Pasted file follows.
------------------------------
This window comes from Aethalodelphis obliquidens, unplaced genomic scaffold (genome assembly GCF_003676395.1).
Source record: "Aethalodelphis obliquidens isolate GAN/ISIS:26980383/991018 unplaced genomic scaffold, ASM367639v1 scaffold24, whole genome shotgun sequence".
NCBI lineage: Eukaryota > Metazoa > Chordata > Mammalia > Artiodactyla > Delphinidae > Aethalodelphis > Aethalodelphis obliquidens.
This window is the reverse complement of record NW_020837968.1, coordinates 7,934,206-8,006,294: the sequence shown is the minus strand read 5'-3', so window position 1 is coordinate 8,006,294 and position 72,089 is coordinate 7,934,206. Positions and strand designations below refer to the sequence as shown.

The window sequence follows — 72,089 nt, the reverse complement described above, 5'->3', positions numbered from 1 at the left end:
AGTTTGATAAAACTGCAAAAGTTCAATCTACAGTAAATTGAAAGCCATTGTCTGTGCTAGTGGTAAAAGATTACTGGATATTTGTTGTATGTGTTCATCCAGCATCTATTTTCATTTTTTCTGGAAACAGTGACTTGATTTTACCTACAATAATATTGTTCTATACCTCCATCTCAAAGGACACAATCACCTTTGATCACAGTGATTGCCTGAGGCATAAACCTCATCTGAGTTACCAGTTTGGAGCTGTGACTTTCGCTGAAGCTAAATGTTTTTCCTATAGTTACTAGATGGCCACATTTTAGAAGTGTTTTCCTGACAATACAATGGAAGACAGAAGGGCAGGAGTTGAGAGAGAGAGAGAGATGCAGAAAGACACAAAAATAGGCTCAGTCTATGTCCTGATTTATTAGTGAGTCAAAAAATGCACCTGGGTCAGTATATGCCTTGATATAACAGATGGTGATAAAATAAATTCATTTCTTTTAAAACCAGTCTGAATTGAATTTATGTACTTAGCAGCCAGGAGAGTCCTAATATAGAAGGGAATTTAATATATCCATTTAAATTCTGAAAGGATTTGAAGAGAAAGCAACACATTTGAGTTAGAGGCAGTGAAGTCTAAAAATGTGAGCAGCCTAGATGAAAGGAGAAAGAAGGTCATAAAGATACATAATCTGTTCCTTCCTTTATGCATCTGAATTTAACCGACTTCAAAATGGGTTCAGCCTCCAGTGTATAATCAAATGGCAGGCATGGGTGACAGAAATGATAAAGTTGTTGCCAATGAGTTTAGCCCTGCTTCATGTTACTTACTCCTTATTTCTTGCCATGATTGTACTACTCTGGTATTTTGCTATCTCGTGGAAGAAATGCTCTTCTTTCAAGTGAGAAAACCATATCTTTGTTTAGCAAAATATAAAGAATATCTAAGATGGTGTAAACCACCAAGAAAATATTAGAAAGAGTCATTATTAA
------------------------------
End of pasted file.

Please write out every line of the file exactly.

This window comes from Aethalodelphis obliquidens, unplaced genomic scaffold (genome assembly GCF_003676395.1).
Source record: "Aethalodelphis obliquidens isolate GAN/ISIS:26980383/991018 unplaced genomic scaffold, ASM367639v1 scaffold24, whole genome shotgun sequence".
NCBI lineage: Eukaryota > Metazoa > Chordata > Mammalia > Artiodactyla > Delphinidae > Aethalodelphis > Aethalodelphis obliquidens.
This window is the reverse complement of record NW_020837968.1, coordinates 7,934,206-8,006,294: the sequence shown is the minus strand read 5'-3', so window position 1 is coordinate 8,006,294 and position 72,089 is coordinate 7,934,206. Positions and strand designations below refer to the sequence as shown.

The window sequence follows — 72,089 nt, the reverse complement described above, 5'->3', positions numbered from 1 at the left end:
AGTTTGATAAAACTGCAAAAGTTCAATCTACAGTAAATTGAAAGCCATTGTCTGTGCTAGTGGTAAAAGATTACTGGATATTTGTTGTATGTGTTCATCCAGCATCTATTTTCATTTTTTCTGGAAACAGTGACTTGATTTTACCTACAATAATATTGTTCTATACCTCCATCTCAAAGGACACAATCACCTTTGATCACAGTGATTGCCTGAGGCATAAACCTCATCTGAGTTACCAGTTTGGAGCTGTGACTTTCGCTGAAGCTAAATGTTTTTCCTATAGTTACTAGATGGCCACATTTTAGAAGTGTTTTCCTGACAATACAATGGAAGACAGAAGGGCAGGAGTTGAGAGAGAGAGAGAGATGCAGAAAGACACAAAAATAGGCTCAGTCTATGTCCTGATTTATTAGTGAGTCAAAAAATGCACCTGGGTCAGTATATGCCTTGATATAACAGATGGTGATAAAATAAATTCATTTCTTTTAAAACCAGTCTGAATTGAATTTATGTACTTAGCAGCCAGGAGAGTCCTAATATAGAAGGGAATTTAATATATCCATTTAAATTCTGAAAGGATTTGAAGAGAAAGCAACACATTTGAGTTAGAGGCAGTGAAGTCTAAAAATGTGAGCAGCCTAGATGAAAGGAGAAAGAAGGTCATAAAGATACATAATCTGTTCCTTCCTTTATGCATCTGAATTTAACCGACTTCAAAATGGGTTCAGCCTCCAGTGTATAATCAAATGGCAGGCATGGGTGACAGAAATGATAAAGTTGTTGCCAATGAGTTTAGCCCTGCTTCATGTTACTTACTCCTTATTTCTTGCCATGATTGTACTACTCTGGTATTTTGCTATCTCGTGGAAGAAATGCTCTTCTTTCAAGTGAGAAAACCATATCTTTGTTTAGCAAAATATAAAGAATATCTAAGATGGTGTAAACCACCAAGAAAATATTAGAAAGAGTCATTATTAA